AAPA-PAEA Research Fellows Focus on Improving PA Training and Patient Care

The PA Education Association (PAEA) and the American Academy of PAs (AAPA) are pleased to announce the selection of Marcia Bouton, DMSc, MHPE, PA-C, assistant professor at Midwestern University, Quinnette Jones, MSW, LCSW, MHS, PA-C, clinical coordinator/associate professor at Duke University, and Hayden Middleton, DMSc, PA-C, family medicine physician assistant/instructor at Mayo Clinic, as 2023-2024 AAPA-PAEA Research Fellows. We would like to thank the PAEA Research Mission Advancement Commission (RMAC) and our volunteer peer reviewers for their contributions to the rigorous, blinded application process.  

The AAPA-PAEA Research Fellowship develops the next generation of PA research leaders by offering them the opportunity to contribute to the PA literature, expand their knowledge of the medical research field, and grow their professional networks. This year, the fellows are investigating the impact of PA education and training on reducing disparities in the PA workforce and improving patient care.  

In “An Intersectional Approach to Understanding Mistreatment Among Diverse Physician Assistant Students,” Dr. Bouton is studying how the incidence of PA student mistreatment has changed over time, and how students with marginalized social identities are affected by this change. In addition, the project applies sophisticated research methods to discern the regional or PA program variation in risk for PA student mistreatment and evaluate the potential factors that may contribute to the risk of PA student mistreatment among socially marginalized identities.  

Recent research and considerable data show that patient outcomes are improved and barriers to healthcare are reduced when the health provider workforce reflects the diversity of the population it serves.

“To that end, we must ensure that we are providing a welcoming and inclusive environment for everyone who is a PA and those who aspire to become PAs. Understanding and reducing mistreatment of PA students is an important part of this,” Bouton said. 

In that vein, Bouton seeks to identify trends in PA student mistreatment over time, which students are at greatest risk for mistreatment, and how their region or PA program might play a role in this risk. This data will help PA programs, state organizations, and national professional organizations, to refine their equity, diversity, and inclusion practices, increase awareness of student mistreatment, and promote policy changes to reduce the risk of learner mistreatment, particularly among vulnerable minoritized students. 

In line with Bouton’s focus on fostering inclusive learning environments, Jones is exploring differences in the implementation of sexual and gender minority (SGM) curricular content across PA education in her study, “Sexual and Gender Minority Content in PA Education.”  

“Through this research, I hope to gain insights that may help identify best practices in the delivery of SGM curriculum which ultimately translates to better patient care,” Jones said.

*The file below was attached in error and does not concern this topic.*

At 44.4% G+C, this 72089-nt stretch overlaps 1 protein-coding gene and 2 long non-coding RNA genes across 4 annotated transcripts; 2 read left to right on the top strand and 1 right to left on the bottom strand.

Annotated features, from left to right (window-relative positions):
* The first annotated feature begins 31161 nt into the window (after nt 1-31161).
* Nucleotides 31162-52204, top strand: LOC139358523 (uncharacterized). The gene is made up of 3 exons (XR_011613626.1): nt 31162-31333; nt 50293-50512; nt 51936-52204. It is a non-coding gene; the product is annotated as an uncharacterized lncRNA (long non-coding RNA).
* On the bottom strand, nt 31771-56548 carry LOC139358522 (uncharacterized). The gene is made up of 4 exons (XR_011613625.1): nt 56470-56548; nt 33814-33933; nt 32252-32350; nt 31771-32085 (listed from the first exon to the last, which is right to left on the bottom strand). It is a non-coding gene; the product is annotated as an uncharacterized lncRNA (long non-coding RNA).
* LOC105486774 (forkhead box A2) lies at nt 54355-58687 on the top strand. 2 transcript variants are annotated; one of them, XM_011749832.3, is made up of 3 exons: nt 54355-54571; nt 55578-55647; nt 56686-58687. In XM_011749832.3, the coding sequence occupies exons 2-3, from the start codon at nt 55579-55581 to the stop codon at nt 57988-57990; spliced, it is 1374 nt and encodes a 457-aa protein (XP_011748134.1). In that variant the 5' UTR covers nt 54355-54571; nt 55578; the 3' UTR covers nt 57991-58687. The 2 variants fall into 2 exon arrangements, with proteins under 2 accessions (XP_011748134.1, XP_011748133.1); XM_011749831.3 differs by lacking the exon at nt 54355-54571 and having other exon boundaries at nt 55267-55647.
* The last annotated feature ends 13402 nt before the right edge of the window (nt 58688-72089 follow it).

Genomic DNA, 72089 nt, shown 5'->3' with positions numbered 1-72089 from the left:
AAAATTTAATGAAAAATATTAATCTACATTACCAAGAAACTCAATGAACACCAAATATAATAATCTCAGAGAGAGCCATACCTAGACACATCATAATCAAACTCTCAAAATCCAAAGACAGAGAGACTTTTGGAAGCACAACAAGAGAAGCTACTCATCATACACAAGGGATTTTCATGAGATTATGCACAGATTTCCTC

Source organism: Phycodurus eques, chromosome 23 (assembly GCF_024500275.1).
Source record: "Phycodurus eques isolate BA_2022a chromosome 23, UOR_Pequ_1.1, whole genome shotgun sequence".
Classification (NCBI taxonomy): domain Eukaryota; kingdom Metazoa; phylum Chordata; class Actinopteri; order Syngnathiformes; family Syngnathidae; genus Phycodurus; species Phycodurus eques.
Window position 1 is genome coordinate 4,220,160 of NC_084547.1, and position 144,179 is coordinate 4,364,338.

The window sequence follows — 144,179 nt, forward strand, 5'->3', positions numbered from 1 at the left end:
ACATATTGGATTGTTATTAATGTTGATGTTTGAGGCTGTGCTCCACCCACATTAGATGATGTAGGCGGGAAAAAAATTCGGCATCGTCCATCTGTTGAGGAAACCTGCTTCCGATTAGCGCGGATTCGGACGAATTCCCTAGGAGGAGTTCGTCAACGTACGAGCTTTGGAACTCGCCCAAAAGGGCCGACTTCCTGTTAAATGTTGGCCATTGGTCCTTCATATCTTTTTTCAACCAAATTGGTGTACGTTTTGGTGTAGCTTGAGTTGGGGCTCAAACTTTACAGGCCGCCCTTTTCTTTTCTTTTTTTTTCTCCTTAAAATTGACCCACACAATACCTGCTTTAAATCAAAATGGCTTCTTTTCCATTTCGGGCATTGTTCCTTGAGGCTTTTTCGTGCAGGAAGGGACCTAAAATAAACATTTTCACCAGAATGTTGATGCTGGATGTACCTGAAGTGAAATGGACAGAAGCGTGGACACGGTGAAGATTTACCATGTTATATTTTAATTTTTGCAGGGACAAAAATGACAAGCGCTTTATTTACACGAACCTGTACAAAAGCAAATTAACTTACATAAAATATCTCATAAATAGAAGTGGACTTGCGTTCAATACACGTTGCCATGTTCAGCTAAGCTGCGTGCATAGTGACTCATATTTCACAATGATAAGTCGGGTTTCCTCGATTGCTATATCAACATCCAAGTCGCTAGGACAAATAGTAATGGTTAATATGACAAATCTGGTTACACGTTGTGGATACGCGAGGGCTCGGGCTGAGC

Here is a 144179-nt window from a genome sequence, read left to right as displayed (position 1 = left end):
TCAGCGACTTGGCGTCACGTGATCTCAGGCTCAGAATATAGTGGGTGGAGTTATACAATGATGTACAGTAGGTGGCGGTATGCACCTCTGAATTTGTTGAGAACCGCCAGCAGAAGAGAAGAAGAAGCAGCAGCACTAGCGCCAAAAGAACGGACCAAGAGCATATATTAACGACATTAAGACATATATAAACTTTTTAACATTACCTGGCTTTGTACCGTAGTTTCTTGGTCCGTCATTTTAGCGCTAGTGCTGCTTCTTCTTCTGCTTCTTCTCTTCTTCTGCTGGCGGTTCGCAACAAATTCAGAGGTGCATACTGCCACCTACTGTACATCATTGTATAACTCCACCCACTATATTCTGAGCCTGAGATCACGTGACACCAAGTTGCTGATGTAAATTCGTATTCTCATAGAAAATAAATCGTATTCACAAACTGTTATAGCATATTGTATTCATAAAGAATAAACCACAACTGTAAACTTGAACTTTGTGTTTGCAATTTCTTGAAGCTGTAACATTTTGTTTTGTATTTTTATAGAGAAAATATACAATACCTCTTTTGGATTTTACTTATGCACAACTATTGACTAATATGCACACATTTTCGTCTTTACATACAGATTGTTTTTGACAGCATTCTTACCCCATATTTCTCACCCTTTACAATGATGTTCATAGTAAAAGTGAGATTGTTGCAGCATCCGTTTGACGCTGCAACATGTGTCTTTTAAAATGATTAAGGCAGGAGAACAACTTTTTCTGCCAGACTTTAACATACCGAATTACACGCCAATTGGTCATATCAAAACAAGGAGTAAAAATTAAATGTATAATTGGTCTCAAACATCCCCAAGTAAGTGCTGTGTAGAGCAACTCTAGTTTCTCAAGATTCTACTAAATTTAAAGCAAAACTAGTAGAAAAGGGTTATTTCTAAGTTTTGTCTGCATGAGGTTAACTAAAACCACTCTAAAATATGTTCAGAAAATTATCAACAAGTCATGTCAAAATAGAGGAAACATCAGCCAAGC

Jones is continuing her previous research that she conducted through her 2020 STAR Program Award. She added questions on the Program Survey about how much content PA programs included in their curriculums, where in the curriculum it was taught, and barriers that programs experienced.  Her Fellowship project will dive deeper into the variations in content delivery by program location or institution type.  

The study is also identifying the factors that are associated with differences in the delivery of the content and exploring the experiences of programs that have been successful in integrating SGM curriculum, which is required by the ARC-PA.  In addition, the study outcomes will help prepare students for the Physician Assistant National Certification Examination (PANCE) and be able to provide high-quality care to their patients.  

Middleton is also focused on improving patient care by evaluating the use of dermoscopy and understanding the factors that influence the use of this diagnostic tool in the PA profession in his study, “Dermoscopy Use Amongst PAs in the United States.” The goal is to guide the future education of both PAs and PA students in dermoscopy and serve as the first step in identifying barriers to practice and determining how dermoscopy can be more widely adopted in PA practice. 

Middleton contends that PAs are well-positioned as general practitioners to provide access to high-quality medical care. This study will investigate how PAs can address the clinician shortage and determine how they can become proficient in dermoscopy to effectively treat patients. A small town may not have a dermatologist, but Middleton hypothesizes that a PA trained in dermoscopy can increase their diagnostic accuracy in practice, reduce unnecessary referrals to dermatology or unnecessary biopsies, and reduce overall healthcare costs. However, additional research will be necessary to determine how much training in PA school is needed to produce effective PA dermoscopists.  

PAEA congratulates the new fellows on joining the growing Fellowship cohort and looks forward to seeing their research findings. 

Meet the 2023-2024 AAPA-PAEA Research Fellows and reconnect with the 2022-2023 Fellows at the two AAPA-PAEA Research Fellowship sessions from 2:15 pm – 3:35 pm CT on October 12 and 13, at the 2023 PAEA Education Forum in New Orleans. At the second session, the outgoing 2022-2023 Fellowship cohort will discuss their research findings. 

If you are interested in other research funding, the Don Pedersen Research Grants Program and the Faculty Generated Research Grant are currently accepting applications. If you have questions about our research funding and support programs or are interested in mentorship, contact PAEA Research at or call 703-651-8540.